For today’s prompt of “Sign,” I opted for the iconic welcoming sign that signals entry into Las Vegas, Nevada. Indeed, when seeing this sign, one has not quite entered Las Vegas yet, but instead has entered Paradise. This isn’t a metaphor, it’s simply the name of the unincorporated town that’s actually home to both this sign and the popular tourist area known as “The Strip.” If you only spend time on The Strip, you’ve technically spent all of your vacation in Paradise and never once visited Las Vegas. But who could ever complain about spending a long weekend in Paradise. As for the sign itself, it was designed by Betty Willis in 1959, and she never copyrighted the design, considering it a gift for the city. That’s why today, you can find her gift of design on any number of souvenirs from bumper stickers to key chains. Not only did Willis come up with the design, she came up with the addition of the word “fabulous” to set it apart from other signs. Unlike other designers of the time, she jumped in to learn the nuts and bolts of light and electricity, making her designs rather innovative. As she told the New York Times in 2005, “Everything you could flash or spin, we did it.” Betty passed away in April, 2015 at the age of 91, but she left behind an unexpected legacy in one of the most recognizable signs in American history.
It’s fascinating how some things that are created withstand the test of time more than others. This sign, for example, was not the personal crown jewel in Betty’s portfolio, but it became the very thing that made her famous. Art is intriguing like that. It’s a mixture of the art itself combined with the perception of those who view it, and any number of impossible to quantify other random factors. What makes one design iconic while another is simply forgotten is something we can riddle out as best we can after the fact, but like a lottery win, impossible to predict in advance. That’s what makes artists such unique and wonderful people. We don’t create art for the result, we create it because we can’t possibly imagine a world where we didn’t create it. Makers come in all shapes and forms and all different mediums, but we all share something very similar in common. We create because we have a passion to make things, and that’s all the reason we ever need to proceed. There’s no final thing we intend to create, just the constant journey of creating that next thing. While goals exist, they’re merely signposts as we move along the road of our artistic growth.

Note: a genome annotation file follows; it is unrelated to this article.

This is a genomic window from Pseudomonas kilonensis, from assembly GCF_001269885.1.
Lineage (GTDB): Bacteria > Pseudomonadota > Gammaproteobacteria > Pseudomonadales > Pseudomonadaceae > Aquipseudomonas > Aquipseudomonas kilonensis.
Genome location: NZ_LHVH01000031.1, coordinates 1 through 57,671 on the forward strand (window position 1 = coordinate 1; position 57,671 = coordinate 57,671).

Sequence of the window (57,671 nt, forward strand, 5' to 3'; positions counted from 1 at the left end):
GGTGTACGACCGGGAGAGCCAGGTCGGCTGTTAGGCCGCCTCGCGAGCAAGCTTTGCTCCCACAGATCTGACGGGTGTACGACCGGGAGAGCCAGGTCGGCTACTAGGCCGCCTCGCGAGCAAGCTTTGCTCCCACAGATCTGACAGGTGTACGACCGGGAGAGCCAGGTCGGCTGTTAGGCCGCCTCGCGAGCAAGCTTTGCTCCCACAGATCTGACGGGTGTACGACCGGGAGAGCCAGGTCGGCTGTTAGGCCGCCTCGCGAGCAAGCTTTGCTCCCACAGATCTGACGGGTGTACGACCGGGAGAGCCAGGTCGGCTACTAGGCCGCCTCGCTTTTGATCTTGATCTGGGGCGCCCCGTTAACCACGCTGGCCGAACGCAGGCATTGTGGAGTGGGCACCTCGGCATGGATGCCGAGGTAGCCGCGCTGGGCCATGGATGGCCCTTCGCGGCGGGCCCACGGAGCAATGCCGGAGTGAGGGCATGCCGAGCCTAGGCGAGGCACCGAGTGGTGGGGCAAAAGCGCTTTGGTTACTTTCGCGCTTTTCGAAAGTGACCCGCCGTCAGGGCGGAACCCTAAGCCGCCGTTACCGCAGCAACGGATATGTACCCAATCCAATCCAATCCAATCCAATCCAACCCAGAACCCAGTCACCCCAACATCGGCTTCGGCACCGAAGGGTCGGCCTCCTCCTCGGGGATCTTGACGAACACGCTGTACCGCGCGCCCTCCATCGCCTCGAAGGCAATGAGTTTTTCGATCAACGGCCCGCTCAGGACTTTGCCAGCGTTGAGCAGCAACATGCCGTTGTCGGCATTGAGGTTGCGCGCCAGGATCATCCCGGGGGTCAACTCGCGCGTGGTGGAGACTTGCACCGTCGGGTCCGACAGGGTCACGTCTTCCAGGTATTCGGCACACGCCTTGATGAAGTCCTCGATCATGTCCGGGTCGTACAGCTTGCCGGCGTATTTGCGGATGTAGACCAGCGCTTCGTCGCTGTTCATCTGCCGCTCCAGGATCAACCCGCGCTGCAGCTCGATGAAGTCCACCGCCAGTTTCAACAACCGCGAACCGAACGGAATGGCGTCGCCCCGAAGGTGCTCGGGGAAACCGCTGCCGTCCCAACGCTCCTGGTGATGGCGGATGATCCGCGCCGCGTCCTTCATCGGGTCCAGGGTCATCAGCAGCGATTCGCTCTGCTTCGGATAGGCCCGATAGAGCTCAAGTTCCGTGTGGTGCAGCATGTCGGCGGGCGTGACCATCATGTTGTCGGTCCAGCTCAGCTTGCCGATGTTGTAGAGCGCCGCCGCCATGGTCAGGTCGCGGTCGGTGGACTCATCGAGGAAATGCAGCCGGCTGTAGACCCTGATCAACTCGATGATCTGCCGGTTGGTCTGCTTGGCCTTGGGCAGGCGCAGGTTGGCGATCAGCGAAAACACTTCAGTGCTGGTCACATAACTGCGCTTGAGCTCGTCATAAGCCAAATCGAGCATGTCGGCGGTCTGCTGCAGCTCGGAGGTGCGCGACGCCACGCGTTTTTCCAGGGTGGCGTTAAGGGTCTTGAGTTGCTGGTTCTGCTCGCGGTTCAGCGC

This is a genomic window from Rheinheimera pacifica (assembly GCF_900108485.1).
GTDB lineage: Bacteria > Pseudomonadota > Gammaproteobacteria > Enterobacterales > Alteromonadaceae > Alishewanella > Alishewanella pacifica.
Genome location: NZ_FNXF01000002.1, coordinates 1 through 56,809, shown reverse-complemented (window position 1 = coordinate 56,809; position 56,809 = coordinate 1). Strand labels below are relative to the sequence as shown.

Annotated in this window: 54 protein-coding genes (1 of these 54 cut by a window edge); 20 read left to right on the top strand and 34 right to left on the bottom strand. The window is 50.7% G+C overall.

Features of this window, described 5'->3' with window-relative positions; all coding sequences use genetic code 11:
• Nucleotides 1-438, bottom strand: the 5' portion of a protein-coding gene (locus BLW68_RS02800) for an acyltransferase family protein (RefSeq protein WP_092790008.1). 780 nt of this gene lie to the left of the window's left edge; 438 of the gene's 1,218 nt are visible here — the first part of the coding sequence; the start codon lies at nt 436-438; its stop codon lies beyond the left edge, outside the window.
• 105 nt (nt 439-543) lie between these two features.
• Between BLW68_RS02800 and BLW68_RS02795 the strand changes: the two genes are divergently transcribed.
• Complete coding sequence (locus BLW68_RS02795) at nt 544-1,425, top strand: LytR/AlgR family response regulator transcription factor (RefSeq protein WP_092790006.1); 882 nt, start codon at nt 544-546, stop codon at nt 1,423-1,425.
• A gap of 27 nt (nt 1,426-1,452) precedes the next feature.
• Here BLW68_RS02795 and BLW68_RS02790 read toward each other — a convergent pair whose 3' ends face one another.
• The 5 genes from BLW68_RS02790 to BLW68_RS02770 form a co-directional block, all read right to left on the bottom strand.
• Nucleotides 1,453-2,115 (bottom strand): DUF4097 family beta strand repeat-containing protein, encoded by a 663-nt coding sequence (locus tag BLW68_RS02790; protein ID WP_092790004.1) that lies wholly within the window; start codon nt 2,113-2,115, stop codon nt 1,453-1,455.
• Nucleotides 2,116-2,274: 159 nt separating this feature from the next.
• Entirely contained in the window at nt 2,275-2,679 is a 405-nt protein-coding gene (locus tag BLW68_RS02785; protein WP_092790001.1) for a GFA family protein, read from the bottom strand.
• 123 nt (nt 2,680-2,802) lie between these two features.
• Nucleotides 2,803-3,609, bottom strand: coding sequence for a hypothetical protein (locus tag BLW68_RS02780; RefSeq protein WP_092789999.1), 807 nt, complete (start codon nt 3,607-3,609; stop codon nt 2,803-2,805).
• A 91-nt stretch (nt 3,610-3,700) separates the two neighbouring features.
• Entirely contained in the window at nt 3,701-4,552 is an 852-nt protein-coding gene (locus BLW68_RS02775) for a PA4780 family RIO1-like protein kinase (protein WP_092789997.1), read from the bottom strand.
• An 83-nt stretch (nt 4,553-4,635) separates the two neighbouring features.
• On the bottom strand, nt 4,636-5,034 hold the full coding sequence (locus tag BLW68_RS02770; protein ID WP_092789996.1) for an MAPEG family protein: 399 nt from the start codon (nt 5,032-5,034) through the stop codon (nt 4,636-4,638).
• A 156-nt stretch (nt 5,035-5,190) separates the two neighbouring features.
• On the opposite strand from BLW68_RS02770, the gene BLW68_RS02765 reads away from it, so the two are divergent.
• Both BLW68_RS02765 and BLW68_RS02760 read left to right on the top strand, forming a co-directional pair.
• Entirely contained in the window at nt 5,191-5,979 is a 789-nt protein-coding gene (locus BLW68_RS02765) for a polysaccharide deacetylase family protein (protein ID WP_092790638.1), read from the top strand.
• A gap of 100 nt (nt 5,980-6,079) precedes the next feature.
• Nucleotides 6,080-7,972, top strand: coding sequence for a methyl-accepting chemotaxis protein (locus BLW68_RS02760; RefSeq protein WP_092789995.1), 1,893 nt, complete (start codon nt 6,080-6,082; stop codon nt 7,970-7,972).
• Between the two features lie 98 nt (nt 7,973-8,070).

To me, that’s one of my favorite bits about this art journey. There’s something strangely wonderful about the fact that I’ll come to a final end before it does. I’ve no idea if I’ll be like Betty one day and leave behind a visual legacy recognized by millions of people. And like, Betty, that’s never been my goal. We makers simply make and that’s all that really matters in the end. Should someone love what we created, it’s a beautiful thing indeed, and we certainly strive to make things that can be enjoyed by others. But, we don’t it’s not the primary intent, or what they call extrinsic motivation. True makers, don’t need that at all. Instead, they share a strange and uncontrollable intrinsic motivation. Something that burns in the heart and is naturally satisfying to you and you alone. Whether it’s Leonardo da Vinci or Van Gogh, you’ll always find that similar trait. Artists create because they simply have to create. There’s just no other option more appealing. And by artists, I mean any sort of creative endeavor that calls you to make something. Whether it’s writing a poem or book, painting something grand, or just scribbling, doodling, and coloring something in a sketchbook. If you long to create, don’t let anything stop you. The journey can be a crazy one, but it always come with that familiar and wonderful feeling that’s like a sign saying, “welcome to paradise.”
About the Doodlewash
Da Vinci Paint Co.: Nickel Azo Yellow, Vermilion, Quinacridone Red, Cobalt Turquoise, Cobalt Blue, and Terra Cotta. Lamy Al-Star Safari Fountain Pen with black ink in an A5 Hahnemühle Watercolour Book. Want to purchase a print of this doodlewash? Send me a note with a link to this post, and I’ll add it to my shop!